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Decade Of Decay
(Greyhaze Records)

It's more than 30 years ago, 1984 to be precise, that a bunch of real teenagers in Belo Horizonte in Brazil started to make some noise that was influenced by all extreme music of the time, be it Black Metal, Thrash Metal or rude Hardcore Punk. These kids called their band SEPULTURA. The singer of this wild horde was a 14 year old guy named Wagner Lamounier, who chose the stage name “Antichrist”. He stayed only one year in that later to be famous band without having recorded anything with them. After that, he teamed up with bass player Gerald Minelli, who chose “Incubus” as stage name, and some other, often changing, people to form a band of his own. The result was called SARCÓFAGO and, as we all know, never became as famous as SEPULTURA. Yet, this band made an important contribution to extreme Metal with their unpolished and ultra brutal debut album "I.N.R.I.". The 10th anniversary of the band was a good reason for the band and their label Cogumelo Records to release a compilation with some of the stuff SARCÓFAGO did until that day. Under the fitting title “Decade Of Decay”, we find twenty songs that give a good look on the music of SARCÓFAGO, in a reversed order. After the exclusive intro 'The Lost Of Innocence', we have four songs from the album "Hate" from 1994. And these songs show a band that not only completely matured from their chaotic days of youth, but also tried to sound a little more modern. So the riffing was more grooving and the songwriting less pointed, while the title track even showed contemporary Hardcore influences. But it's not just these modern ingredients that make these songs hard to bear nowadays - it's the absolutely awful clinical drum machine that destroys all the good approaches. The four following songs were taken from the "The Laws Of Scourge" album, originally released in 1991 accompanied by the “Crush, Kill, Destroy” EP that featured the CD bonus tracks. Here SARCÓFAGO were pretty much focused on traditional Thrash typical for the end of the 1980s, but without too much identity. Songs like 'Screeches From The Silence' were too random to really leave an impression. Just four years after "I.N.R.I.", not much was left from this refreshing bunch of kids making noise. Only 'Crush, Kill, Destroy' showed some hints on the glorious past. Growing up does also sometimes mean becoming boring... Thankfully the second half of the album shows why SARCÓFAGO enjoy a certain cult status. Only two tracks from the album "Rotting" (1989) here, but the still rather fresh sounding rawness of these two rather long songs is a real kick in the ass compared to the later stuff we had to deal with before. 'Nightmare' is a re-recorded older song from “I.N.R.I.”, a slowly crunching track with fast outbreaks. And the title track is a blasphemous slower epic, summoning Satan in its course. But be these two as good as they are - "I.N.R.I." is the real hot shit! An album that was kicking asses when it was released in 1987, yet the bigger mags didn't realize the vigor of this album. Instead SARCÓFAGO and other bands from Brazil were depicted as noisy exotics, who just copied VENOM or HELLHAMMER. How wrong were they... Sad enough, there are just two songs from “I.N.R.I.” on “Decades Of Decay”, the overkilling title track that early DESTRUCTION would have been proud of, and 'Desecration Of Virgin' with some of the first Goregrind vocals ever. But that's not too much a pity, since there are some real gems left. No less than seven demo recordings, who were recorded again for later albums (except for one intro piece), make this album a compilation even worthy for fans of SARCÓFAGO. And the sound of these recordings is amazingly good, carefully restored original recordings which still sound very authentic. Thus it's a real joy to listen to the original versions of classics like 'Satanic Lust', 'Christ's Death' or 'Third Slaughter', which later was released as 'The Last Slaughter' in an extended version. So, since Greyhaze Records just re-released all SARCÓFAGO albums, “Decade Of Decay” is the best opportunity for newbies to get an overview of their works. Check: or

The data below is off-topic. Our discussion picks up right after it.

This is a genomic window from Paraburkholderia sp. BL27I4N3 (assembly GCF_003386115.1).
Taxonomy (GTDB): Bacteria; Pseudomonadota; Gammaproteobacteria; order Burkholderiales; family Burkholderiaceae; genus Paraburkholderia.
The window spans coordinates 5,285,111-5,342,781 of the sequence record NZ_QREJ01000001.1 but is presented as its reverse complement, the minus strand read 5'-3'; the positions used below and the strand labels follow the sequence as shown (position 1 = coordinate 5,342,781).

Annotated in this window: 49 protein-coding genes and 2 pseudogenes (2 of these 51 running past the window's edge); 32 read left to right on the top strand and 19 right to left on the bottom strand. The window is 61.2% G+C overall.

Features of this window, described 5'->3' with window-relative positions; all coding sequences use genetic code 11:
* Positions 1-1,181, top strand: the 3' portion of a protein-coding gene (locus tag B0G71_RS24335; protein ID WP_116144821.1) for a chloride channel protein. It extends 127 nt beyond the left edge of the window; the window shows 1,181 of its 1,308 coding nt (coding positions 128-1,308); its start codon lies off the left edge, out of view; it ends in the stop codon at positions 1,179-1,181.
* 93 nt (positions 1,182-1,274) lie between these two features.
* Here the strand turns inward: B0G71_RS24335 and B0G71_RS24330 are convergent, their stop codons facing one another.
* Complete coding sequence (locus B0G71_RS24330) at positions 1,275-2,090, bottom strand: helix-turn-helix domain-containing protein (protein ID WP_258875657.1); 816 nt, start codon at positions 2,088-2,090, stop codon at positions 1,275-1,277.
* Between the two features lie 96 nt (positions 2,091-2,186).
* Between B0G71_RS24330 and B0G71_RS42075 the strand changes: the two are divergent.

Thomas Meyer

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